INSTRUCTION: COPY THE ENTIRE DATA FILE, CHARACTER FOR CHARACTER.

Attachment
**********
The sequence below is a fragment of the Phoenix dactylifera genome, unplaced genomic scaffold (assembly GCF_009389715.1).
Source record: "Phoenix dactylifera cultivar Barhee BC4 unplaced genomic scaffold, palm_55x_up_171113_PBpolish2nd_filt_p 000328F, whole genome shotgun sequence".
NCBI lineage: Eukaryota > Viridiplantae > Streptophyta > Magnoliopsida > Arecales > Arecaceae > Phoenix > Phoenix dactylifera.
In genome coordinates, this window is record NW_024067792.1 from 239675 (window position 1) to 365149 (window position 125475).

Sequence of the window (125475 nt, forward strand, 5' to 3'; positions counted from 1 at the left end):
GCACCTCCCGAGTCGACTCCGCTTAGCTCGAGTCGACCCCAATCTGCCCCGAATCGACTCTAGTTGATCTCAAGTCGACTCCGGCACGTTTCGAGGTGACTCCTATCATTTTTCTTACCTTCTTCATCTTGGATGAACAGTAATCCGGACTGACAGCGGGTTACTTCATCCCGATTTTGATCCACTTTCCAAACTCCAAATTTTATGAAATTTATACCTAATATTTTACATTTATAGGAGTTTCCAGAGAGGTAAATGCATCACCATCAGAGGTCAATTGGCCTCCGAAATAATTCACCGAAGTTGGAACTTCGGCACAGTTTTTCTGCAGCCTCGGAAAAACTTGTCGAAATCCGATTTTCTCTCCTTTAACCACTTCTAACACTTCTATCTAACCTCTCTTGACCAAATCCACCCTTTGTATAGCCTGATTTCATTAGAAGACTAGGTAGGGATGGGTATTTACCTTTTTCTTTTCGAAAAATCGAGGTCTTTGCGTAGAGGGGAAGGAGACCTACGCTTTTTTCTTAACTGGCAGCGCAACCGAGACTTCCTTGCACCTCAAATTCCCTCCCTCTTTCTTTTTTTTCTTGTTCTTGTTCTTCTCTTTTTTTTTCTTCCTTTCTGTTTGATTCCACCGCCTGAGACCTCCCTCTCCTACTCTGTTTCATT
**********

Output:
The sequence below is a fragment of the Phoenix dactylifera genome, unplaced genomic scaffold (assembly GCF_009389715.1).
Source record: "Phoenix dactylifera cultivar Barhee BC4 unplaced genomic scaffold, palm_55x_up_171113_PBpolish2nd_filt_p 000328F, whole genome shotgun sequence".
NCBI lineage: Eukaryota > Viridiplantae > Streptophyta > Magnoliopsida > Arecales > Arecaceae > Phoenix > Phoenix dactylifera.
In genome coordinates, this window is record NW_024067792.1 from 239675 (window position 1) to 365149 (window position 125475).

Sequence of the window (125475 nt, forward strand, 5' to 3'; positions counted from 1 at the left end):
GCACCTCCCGAGTCGACTCCGCTTAGCTCGAGTCGACCCCAATCTGCCCCGAATCGACTCTAGTTGATCTCAAGTCGACTCCGGCACGTTTCGAGGTGACTCCTATCATTTTTCTTACCTTCTTCATCTTGGATGAACAGTAATCCGGACTGACAGCGGGTTACTTCATCCCGATTTTGATCCACTTTCCAAACTCCAAATTTTATGAAATTTATACCTAATATTTTACATTTATAGGAGTTTCCAGAGAGGTAAATGCATCACCATCAGAGGTCAATTGGCCTCCGAAATAATTCACCGAAGTTGGAACTTCGGCACAGTTTTTCTGCAGCCTCGGAAAAACTTGTCGAAATCCGATTTTCTCTCCTTTAACCACTTCTAACACTTCTATCTAACCTCTCTTGACCAAATCCACCCTTTGTATAGCCTGATTTCATTAGAAGACTAGGTAGGGATGGGTATTTACCTTTTTCTTTTCGAAAAATCGAGGTCTTTGCGTAGAGGGGAAGGAGACCTACGCTTTTTTCTTAACTGGCAGCGCAACCGAGACTTCCTTGCACCTCAAATTCCCTCCCTCTTTCTTTTTTTTCTTGTTCTTGTTCTTCTCTTTTTTTTTCTTCCTTTCTGTTTGATTCCACCGCCTGAGACCTCCCTCTCCTACTCTGTTTCATT